Life in a nursing home may be necessary at times, but it’s not something most of us would choose.
For eight individuals who recently came to Aspire Living & Learning for services, nursing home care wasn’t cutting it. All eight had suffered traumatic or acquired brain injuries that left them in need of significant physical and emotional support. Stroke, assault, illness, accident: the causes of their brain injuries were different, yet they shared a common experience.
According to Assistant Director Heaven Griffin, “Prior to whatever brain injury they got, they were living independently. They have kids, husbands, they had houses, and cars, and jobs… And then, after their brain injury, they were thrust into these nursing homes.” They lived in nursing homes because there were no community services available to meet their needs.
The nursing home experience was not good, for all the reasons you might predict: isolation, loss of freedom and privacy, lack of control over everyday activities, few same-age peers, and inconsistent staffing. Fortunately, because of a lawsuit and ongoing advocacy, changes to Massachusetts’ rules governing funding gave them another option.
Aspire Living & Learning stepped up to partner with the state to open two staffed residences for people living with brain injury. In 2019, we welcomed four individuals to their new home. A second home serving five people opened last summer in the midst of the pandemic.
For the people who live in these houses, the loss of their pre-brain injury lives remains enormous, compounded further by the challenges of recovery. Program Manager Kaitlin Roberts reports, “A lot of their self-confidence has gone way down. So it’s a big thing that we’re working on, building them back up. Empowering them.” Aspire staff are trained how to support people with brain injury while addressing both their physical and emotional needs. Mental health, speech, occupational, and physical therapists also visit the homes regularly to facilitate continued progress. Nursing support and three Direct Support Professionals are present 24 hours a day to do the things the residents can’t do and to encourage them to do everything they can do.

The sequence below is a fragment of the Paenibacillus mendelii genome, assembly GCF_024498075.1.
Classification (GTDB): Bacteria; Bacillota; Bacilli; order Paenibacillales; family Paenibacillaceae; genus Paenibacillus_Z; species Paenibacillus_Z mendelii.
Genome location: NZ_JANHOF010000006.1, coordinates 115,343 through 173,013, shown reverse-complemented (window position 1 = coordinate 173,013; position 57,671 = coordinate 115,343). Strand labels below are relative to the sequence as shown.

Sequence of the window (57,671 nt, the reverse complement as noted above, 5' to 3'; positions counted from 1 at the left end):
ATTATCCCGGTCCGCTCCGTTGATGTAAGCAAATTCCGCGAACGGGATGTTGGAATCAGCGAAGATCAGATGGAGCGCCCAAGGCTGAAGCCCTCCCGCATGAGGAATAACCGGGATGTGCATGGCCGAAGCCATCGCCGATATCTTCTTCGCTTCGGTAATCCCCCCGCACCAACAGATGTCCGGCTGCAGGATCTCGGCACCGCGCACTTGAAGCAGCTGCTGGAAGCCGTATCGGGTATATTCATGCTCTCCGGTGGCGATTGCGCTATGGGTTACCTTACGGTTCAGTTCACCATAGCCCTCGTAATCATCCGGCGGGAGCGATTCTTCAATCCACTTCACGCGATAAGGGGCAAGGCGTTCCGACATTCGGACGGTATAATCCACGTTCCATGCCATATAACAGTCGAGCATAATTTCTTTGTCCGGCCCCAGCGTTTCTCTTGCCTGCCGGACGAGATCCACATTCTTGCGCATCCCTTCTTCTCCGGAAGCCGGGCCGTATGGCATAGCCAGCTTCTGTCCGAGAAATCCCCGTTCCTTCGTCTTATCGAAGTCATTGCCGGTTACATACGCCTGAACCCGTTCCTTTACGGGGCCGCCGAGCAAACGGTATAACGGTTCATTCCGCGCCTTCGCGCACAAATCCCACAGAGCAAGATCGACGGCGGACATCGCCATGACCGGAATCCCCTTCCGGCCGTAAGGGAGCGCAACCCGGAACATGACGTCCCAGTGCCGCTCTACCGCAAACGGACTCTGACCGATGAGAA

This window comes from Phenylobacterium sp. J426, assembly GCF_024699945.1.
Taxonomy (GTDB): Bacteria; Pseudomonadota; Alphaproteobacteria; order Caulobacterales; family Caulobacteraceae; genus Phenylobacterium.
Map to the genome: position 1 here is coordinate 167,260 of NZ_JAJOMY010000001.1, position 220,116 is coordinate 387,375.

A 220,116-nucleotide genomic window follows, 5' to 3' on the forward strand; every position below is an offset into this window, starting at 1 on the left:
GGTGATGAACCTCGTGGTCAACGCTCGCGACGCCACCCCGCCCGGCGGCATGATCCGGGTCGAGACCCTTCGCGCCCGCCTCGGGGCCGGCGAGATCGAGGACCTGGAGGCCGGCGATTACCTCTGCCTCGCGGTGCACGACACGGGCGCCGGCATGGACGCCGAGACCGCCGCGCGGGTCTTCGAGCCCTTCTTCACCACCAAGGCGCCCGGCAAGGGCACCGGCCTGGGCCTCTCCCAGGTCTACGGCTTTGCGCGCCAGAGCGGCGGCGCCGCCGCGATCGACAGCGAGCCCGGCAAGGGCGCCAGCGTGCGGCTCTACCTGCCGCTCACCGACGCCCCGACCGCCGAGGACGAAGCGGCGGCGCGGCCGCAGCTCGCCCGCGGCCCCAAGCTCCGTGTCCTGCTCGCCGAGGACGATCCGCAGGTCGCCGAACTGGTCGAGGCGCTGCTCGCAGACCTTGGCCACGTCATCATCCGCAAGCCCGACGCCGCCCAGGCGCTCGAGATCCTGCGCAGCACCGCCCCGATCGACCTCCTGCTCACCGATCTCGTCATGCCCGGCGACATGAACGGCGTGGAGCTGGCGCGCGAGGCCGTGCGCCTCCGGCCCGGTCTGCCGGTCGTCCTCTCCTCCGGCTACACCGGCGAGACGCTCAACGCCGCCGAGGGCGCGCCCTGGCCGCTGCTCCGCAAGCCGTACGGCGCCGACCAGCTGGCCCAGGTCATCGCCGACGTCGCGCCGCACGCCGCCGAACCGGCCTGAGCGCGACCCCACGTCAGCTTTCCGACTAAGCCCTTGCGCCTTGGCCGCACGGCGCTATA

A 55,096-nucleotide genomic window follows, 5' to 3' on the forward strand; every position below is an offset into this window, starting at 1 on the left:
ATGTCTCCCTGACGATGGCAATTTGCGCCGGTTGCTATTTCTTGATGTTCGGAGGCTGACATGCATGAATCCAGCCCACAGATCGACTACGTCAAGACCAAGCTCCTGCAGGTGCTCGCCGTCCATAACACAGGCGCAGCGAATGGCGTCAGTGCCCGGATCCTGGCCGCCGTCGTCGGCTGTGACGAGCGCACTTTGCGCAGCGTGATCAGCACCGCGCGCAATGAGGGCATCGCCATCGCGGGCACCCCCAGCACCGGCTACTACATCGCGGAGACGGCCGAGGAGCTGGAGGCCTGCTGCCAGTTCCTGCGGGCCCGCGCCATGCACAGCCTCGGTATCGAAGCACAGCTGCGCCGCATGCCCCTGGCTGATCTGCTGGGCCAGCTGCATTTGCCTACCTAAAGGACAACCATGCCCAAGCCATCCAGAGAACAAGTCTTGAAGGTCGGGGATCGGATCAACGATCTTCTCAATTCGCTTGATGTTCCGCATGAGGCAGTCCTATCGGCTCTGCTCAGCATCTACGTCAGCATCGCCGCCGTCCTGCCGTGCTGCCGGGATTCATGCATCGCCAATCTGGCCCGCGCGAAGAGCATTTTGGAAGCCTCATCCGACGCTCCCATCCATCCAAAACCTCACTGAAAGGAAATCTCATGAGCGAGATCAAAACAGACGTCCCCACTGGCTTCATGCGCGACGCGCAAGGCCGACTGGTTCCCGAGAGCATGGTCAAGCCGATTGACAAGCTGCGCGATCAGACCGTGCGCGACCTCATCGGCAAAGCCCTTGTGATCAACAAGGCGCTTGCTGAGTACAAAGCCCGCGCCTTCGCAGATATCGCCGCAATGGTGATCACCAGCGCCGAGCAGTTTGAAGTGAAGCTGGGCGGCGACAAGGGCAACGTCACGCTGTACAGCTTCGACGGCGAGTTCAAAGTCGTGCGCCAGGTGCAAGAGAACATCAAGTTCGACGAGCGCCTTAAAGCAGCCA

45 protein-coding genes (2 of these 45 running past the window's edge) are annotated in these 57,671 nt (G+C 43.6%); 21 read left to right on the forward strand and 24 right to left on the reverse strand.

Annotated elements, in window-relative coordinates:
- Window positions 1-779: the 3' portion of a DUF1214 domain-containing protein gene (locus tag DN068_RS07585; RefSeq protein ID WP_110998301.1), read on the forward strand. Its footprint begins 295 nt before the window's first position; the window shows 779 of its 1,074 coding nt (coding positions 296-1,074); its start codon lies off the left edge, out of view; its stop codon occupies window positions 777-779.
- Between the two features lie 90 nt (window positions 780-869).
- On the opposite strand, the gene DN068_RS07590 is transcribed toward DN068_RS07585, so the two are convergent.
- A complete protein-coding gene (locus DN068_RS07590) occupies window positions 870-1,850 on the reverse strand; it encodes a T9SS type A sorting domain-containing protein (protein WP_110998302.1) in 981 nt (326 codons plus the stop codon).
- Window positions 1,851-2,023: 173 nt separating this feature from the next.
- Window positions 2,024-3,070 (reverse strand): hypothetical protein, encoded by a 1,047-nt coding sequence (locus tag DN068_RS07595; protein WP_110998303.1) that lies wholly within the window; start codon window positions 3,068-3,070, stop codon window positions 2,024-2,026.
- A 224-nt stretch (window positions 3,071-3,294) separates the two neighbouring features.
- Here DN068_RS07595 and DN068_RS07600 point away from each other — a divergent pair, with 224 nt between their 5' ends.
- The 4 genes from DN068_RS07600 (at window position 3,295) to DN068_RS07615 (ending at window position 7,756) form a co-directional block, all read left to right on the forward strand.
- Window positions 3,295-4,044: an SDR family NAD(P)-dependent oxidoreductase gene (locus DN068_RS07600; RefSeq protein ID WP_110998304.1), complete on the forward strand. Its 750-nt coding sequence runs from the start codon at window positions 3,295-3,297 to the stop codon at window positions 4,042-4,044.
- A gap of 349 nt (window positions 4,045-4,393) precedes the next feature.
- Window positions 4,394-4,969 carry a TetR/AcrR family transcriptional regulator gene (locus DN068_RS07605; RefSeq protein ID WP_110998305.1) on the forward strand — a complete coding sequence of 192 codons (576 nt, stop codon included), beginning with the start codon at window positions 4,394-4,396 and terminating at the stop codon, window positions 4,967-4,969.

Assistant Director, Christine Lowe, acknowledges that recovery is a long road. But she’s impressed by the progress she’s seen: “Overall things are going fantastic. . .Life is getting better.” And confident in the potential for continued transformation, “Come back in 5 years.”
Sharon Eaton reports she really likes living in her new home. For one, she’s regained some privacy since she has her own room. “It’s a nice house. The staff are excellent.” She’s made friends. And on her birthday they baked a cake. She appreciates the food, “the food is great. They put menus up. If you ask for something, they put it on there.” As the pandemic eases, she’s looking forward to finally getting out—“I’m going bowling next week. I haven’t done that in a long time.” All these simple things that mean so much were sorely missed before she moved here.
With access to the internet and adaptive equipment, residents can keep up with their friends and family. With support they can control their own finances and make their own schedules and appointments. They’ve also started their own traditions: for example, pizza & movie night and house planning meetings. One had a job as a school aide until the pandemic hit, and she looks forward to returning soon. Several are avid crafters, knitting, and making blankets, and plan to join community crafting clubs as soon as in-person meetings start up again. Others report that the tranquility and peace of the home is one of their favorite things about living here.
What has been gained is best described as freedom, to create their routines, to feel ownership not just of their bedrooms, but of their home. Just as important, they have started to regain confidence in themselves as they come to terms with their circumstances and the opportunities that are opening up again.
Our work in these programs reminds us every day that disability can strike any of us without warning. We are grateful to the staff and advocates who have worked tirelessly to ensure that people living with brain injury in Massachusetts are increasingly able to maintain control over their lives.